From many hiring managers, job hopping is viewed negatively as traditional thinking has dictated that employees should stay at a company for the long term – or at least a few years.
But job hopping is becoming more and more common, with many employees that swiftly switch roles, and gaining career skills and experience at a far faster rate than their counterparts as a result.
So, is job hopping a red flag? Here’s this recruiter’s professional opinion…
What is job hopping?
Job hopping refers to the practice of holding multiple jobs in a relatively short time. Frequent job changes have traditionally been seen as a cause for concern by employers but this is changing.
Younger generations in particular have a reputation for job-hopping. A recent Gallup report on the millennial generation reveals that 21% of millennials say they've changed jobs within the past year, which is more than three times the number of non-millennials who report the same.
Following the Great Resignation, job hopping seems to have gained even more momentum. In a February 2022 LinkedIn study, 25% of Gen-Zers and 23% of millennials said they hoped or planned to leave their current employers within the next six months.
Why job hopping isn’t necessarily a red flag
In the past, employers typically saw job hopping as a risk, as they viewed it as a sign a candidate may be noncommittal. However, in recent years, job hopping has become more common, as competitive candidates seek higher pay and better titles.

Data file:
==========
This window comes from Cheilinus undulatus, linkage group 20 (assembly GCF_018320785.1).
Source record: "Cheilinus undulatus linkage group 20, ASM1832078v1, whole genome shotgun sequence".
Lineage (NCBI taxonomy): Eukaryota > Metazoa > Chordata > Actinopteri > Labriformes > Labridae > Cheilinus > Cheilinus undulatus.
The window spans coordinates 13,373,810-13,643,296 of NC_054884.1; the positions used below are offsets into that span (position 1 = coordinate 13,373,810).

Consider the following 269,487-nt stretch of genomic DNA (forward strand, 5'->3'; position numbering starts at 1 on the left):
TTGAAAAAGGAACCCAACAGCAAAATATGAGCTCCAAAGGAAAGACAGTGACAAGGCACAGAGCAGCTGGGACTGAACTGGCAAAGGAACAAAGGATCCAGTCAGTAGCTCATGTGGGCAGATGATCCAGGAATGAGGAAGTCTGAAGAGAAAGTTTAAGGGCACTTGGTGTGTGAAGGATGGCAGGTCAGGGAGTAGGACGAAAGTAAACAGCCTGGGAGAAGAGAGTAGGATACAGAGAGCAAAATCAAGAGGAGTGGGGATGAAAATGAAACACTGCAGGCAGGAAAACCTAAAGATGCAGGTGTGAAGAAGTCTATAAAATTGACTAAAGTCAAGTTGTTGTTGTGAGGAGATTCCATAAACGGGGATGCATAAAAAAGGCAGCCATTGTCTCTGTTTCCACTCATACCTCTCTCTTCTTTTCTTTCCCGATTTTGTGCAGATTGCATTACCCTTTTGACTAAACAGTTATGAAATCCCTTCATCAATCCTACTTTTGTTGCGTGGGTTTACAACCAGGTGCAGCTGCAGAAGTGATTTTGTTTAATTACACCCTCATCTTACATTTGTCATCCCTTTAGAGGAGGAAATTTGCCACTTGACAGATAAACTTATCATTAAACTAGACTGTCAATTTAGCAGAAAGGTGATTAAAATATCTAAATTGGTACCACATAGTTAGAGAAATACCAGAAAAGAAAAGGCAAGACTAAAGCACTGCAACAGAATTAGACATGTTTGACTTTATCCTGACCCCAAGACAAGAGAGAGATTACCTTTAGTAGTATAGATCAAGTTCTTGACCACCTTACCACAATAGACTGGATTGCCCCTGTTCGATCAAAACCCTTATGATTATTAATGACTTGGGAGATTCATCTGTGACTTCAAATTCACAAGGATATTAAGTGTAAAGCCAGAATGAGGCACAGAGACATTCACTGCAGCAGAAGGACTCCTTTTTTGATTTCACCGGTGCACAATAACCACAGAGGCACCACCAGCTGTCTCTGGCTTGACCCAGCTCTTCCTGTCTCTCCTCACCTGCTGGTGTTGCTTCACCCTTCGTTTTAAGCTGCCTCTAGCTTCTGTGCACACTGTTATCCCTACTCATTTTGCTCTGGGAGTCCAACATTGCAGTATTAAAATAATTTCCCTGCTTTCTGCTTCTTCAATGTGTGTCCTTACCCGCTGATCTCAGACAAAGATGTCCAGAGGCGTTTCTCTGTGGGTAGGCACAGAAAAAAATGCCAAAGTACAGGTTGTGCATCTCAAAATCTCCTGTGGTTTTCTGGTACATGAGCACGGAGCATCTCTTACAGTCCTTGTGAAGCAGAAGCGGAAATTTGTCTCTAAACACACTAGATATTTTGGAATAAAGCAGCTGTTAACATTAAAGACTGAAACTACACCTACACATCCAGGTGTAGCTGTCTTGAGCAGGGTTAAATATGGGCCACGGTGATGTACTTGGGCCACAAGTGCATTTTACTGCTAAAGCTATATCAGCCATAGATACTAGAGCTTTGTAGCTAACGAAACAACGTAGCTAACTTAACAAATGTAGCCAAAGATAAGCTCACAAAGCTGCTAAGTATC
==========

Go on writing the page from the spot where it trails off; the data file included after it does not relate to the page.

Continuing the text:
There are many reasons an employee might change jobs, including job dissatisfaction or a desire for a career change. Opportunities may also arise as the job market adjusts to changes, such as an increase in remote work. Sometimes, a job ends for a reason that's out of the employee’s control, like a layoff, necessitating a fast change.
If the candidate is able to explain the experience and knowledge they’ve gained from past positions, their job hopping could be the exact opposite of a red flag - it could be an asset to your team.
After all, an employee that’s job hopped will likely have a greater wealth of experience to draw from - collecting skills, abilities and knowledge they can use in future roles.
You may also find that candidates that have job hopped possess important attributes like the ability to adapt quickly, which other candidates that have remained in the same role for several years may not hold.
How to determine when job hopping is a red flag
Although job hopping is more acceptable than it once was, it's vital that any candidate you’re considering is able to demonstrate desirable characteristics like dependability and explain the reason for multiple job changes on their resume.
A good hiring manager can and should ask why a candidate has changed jobs so frequently if job hopping is present on their resume.
If you are concerned job hopping may be an indicator of a lack of focus or a person who is difficult to work with, be sure to sound these areas out in an interview with the candidate.
If an undesirable trait, like one of those I’ve mentioned above, is evident - it’s likely that the candidate has been job hopping without intention and has jumped at the chance for a larger salary or better title before realising that the switch wasn’t ultimately the right move for them. And this lack of self-awareness is a red flag.
The moral of the story?
While it might be tempting to consider a job hopper as nothing more than a flight risk and pass on that candidate in favour of others who showcase longer tenures on their résumés, it’s essential to look at the overall context.
If a candidate’s job hopping makes sense, don’t rule them out. You could be missing out on one hell of an asset to your team!